Tuesday, September 13, 2011

Nassim Taleb's foreward to "Lecturing Birds on Flying"

From a couple of years ago.

January 2009: I am at the World Economic Forum in Davos, looking at the sorry crowd of businessmen, journalists, and bankers. There are also a few finance academics. Many practitioners look like they have just fallen off a bicycle, still confused about how to behave. All these years, they had not realized that their models underestimated the risks of high-impact rare events, allowing the buildup of huge positions that are in the process of destroying free markets, capitalism, and finance. Instead of making probabilistic assessments about Black Swans, they should have insured some kind of robustness to them. I feel sorry for the crowd, as I am certain that most of these people will not be here next year—there is effectively a mechanism called evolution, harsh to humans.

But the academics among them, equally wrong about the models (in fact, they were the ones feeding bankers with bad models), wrong about the world, wrong about the very notion of knowledge, wrong about everything, will be back next year—that I guarantee. Unless they are caught seducing graduate assistants, their jobs are safe. Nobody ever lost his tenure in social science for being wrong (the opposite may be true). There is no such thing as evolution in academic settings.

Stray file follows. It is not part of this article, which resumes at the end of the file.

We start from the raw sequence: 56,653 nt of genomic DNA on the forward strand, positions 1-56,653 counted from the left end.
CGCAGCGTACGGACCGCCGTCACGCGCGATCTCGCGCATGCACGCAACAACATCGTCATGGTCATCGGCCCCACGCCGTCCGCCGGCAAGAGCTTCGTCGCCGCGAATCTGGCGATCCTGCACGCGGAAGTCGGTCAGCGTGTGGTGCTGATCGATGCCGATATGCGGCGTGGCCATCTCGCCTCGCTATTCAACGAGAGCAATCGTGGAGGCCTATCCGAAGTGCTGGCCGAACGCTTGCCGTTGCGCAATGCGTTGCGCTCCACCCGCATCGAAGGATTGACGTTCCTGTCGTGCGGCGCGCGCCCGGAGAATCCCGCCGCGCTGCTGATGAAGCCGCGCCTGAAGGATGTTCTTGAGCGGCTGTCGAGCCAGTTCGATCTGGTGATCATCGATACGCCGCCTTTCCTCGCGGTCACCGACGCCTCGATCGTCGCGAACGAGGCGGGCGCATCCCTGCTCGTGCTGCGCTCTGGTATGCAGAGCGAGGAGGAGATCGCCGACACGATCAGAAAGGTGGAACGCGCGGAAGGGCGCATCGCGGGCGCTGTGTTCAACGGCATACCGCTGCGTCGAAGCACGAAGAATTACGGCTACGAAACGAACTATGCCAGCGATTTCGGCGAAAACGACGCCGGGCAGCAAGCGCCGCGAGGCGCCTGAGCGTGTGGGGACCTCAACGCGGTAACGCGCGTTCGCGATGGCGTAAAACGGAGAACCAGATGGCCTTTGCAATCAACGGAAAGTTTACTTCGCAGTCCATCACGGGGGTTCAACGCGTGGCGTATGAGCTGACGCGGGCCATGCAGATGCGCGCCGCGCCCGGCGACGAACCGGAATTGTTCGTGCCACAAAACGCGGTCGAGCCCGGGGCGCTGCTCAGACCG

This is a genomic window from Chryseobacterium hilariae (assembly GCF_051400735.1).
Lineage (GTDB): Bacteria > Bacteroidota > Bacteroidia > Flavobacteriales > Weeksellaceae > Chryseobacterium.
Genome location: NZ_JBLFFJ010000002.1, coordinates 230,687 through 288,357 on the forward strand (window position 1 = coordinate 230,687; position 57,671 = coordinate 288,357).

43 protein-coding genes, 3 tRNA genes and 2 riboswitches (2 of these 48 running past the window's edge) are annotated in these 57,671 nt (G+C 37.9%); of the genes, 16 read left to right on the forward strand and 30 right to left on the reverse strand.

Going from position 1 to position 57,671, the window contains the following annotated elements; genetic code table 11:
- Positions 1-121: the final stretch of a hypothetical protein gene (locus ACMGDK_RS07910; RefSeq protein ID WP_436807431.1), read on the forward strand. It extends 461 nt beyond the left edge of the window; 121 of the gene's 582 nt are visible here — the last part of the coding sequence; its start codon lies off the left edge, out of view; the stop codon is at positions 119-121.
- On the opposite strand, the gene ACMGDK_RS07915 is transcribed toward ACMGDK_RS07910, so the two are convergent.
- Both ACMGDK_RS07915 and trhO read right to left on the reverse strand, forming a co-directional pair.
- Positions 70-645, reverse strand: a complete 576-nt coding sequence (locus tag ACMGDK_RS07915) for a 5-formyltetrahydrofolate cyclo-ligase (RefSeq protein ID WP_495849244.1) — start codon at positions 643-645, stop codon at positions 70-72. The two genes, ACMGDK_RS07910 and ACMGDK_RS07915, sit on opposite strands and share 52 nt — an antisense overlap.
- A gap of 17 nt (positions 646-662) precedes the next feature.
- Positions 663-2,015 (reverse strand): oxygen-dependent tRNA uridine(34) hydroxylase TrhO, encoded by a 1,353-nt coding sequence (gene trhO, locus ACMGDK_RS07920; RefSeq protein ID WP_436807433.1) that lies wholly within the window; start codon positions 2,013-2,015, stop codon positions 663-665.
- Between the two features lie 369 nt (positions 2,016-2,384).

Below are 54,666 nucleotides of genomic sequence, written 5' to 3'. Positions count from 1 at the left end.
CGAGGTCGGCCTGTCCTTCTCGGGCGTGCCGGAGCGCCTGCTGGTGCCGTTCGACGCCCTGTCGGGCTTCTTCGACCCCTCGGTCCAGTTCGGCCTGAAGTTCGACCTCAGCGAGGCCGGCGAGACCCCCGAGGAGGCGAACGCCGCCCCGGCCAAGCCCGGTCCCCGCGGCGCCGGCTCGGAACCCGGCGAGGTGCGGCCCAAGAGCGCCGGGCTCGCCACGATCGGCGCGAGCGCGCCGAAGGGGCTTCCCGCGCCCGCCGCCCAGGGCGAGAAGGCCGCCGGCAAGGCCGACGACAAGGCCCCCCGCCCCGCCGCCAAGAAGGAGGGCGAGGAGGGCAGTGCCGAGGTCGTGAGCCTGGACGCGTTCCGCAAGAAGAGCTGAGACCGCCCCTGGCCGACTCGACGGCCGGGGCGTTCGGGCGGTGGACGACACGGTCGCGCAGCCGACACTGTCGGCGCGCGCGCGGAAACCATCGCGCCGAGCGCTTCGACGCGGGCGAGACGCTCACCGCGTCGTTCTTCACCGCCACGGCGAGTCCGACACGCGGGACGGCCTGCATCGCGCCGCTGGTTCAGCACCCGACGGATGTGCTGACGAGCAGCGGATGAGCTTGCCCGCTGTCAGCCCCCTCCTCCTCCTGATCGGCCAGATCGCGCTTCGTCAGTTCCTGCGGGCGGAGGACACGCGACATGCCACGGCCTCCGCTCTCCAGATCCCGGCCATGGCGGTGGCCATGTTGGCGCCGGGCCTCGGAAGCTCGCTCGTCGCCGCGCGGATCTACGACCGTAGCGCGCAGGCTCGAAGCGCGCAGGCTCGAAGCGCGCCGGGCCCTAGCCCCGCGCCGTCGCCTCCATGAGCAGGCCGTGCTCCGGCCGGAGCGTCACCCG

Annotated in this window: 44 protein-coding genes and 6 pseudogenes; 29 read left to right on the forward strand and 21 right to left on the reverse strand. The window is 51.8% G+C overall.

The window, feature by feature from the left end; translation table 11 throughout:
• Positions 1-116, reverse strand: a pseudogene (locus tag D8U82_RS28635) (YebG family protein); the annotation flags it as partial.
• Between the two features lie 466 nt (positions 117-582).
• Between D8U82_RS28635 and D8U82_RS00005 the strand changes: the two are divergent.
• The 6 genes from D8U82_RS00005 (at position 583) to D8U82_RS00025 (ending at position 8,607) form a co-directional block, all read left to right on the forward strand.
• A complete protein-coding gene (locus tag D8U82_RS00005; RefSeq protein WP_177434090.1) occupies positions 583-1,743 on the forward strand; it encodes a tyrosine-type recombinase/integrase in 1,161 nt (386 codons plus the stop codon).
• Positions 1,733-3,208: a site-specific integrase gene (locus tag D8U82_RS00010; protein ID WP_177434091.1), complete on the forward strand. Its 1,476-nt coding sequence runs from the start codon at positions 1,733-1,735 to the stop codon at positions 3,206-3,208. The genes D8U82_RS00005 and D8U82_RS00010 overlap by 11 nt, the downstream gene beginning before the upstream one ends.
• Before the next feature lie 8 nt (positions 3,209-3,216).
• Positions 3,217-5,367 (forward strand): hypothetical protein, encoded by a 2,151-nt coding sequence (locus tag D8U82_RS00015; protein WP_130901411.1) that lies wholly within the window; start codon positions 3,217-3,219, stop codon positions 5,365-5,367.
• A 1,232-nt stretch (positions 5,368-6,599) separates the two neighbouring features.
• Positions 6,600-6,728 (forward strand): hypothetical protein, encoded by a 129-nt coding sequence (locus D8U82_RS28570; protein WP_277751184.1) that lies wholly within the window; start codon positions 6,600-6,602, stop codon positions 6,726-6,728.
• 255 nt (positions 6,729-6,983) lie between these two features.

The biggest myth I’ve encountered in my life is as follows: that the road from practical know-how to theoretical knowledge is reversible—in other words, that theoretical knowledge can lead to practical applications, just as practical applications can lead to theoretical knowledge. After all, this is the reason we have schools, universities, professors, research centers, homework, exams, essays, dissertations, and the strange brand of individuals called “economists.”

Yet the strange thing is that it is very hard to realize that knowledge cannot travel equally in both directions. It flows better from practice to theory—but to understand it you have nontheoretical knowledge. And people who have nontheoretical knowledge don’t think of these things.

Indeed, if knowledge flowed equally in both directions, then theory without experience should be equivalent to experience without theory—which is not the case.


Related book: Lecturing Birds on Flying